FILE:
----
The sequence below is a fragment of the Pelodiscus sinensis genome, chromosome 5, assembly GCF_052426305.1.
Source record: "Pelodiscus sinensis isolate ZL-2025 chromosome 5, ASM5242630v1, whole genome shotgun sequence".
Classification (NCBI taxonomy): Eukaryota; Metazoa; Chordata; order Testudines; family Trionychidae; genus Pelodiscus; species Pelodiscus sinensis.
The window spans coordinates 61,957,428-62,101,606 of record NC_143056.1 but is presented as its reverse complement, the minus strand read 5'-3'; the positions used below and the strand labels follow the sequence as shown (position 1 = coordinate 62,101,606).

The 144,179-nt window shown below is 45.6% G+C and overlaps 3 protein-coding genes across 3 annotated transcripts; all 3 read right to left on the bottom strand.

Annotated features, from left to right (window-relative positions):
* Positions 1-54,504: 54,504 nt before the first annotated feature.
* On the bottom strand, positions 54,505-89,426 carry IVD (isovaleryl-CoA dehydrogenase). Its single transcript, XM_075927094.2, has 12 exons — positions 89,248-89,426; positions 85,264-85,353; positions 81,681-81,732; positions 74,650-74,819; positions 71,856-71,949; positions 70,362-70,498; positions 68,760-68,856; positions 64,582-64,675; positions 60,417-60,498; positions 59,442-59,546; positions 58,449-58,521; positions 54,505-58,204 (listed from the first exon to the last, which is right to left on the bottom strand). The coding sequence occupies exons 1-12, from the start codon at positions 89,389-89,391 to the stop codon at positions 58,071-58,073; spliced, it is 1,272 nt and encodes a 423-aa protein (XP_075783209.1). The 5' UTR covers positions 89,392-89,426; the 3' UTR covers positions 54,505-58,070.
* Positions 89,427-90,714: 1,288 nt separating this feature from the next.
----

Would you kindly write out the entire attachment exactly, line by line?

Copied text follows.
The sequence below is a fragment of the Pelodiscus sinensis genome, chromosome 5, assembly GCF_052426305.1.
Source record: "Pelodiscus sinensis isolate ZL-2025 chromosome 5, ASM5242630v1, whole genome shotgun sequence".
Classification (NCBI taxonomy): Eukaryota; Metazoa; Chordata; order Testudines; family Trionychidae; genus Pelodiscus; species Pelodiscus sinensis.
The window spans coordinates 61,957,428-62,101,606 of record NC_143056.1 but is presented as its reverse complement, the minus strand read 5'-3'; the positions used below and the strand labels follow the sequence as shown (position 1 = coordinate 62,101,606).

The 144,179-nt window shown below is 45.6% G+C and overlaps 3 protein-coding genes across 3 annotated transcripts; all 3 read right to left on the bottom strand.

Annotated features, from left to right (window-relative positions):
* Positions 1-54,504: 54,504 nt before the first annotated feature.
* On the bottom strand, positions 54,505-89,426 carry IVD (isovaleryl-CoA dehydrogenase). Its single transcript, XM_075927094.2, has 12 exons — positions 89,248-89,426; positions 85,264-85,353; positions 81,681-81,732; positions 74,650-74,819; positions 71,856-71,949; positions 70,362-70,498; positions 68,760-68,856; positions 64,582-64,675; positions 60,417-60,498; positions 59,442-59,546; positions 58,449-58,521; positions 54,505-58,204 (listed from the first exon to the last, which is right to left on the bottom strand). The coding sequence occupies exons 1-12, from the start codon at positions 89,389-89,391 to the stop codon at positions 58,071-58,073; spliced, it is 1,272 nt and encodes a 423-aa protein (XP_075783209.1). The 5' UTR covers positions 89,392-89,426; the 3' UTR covers positions 54,505-58,070.
* Positions 89,427-90,714: 1,288 nt separating this feature from the next.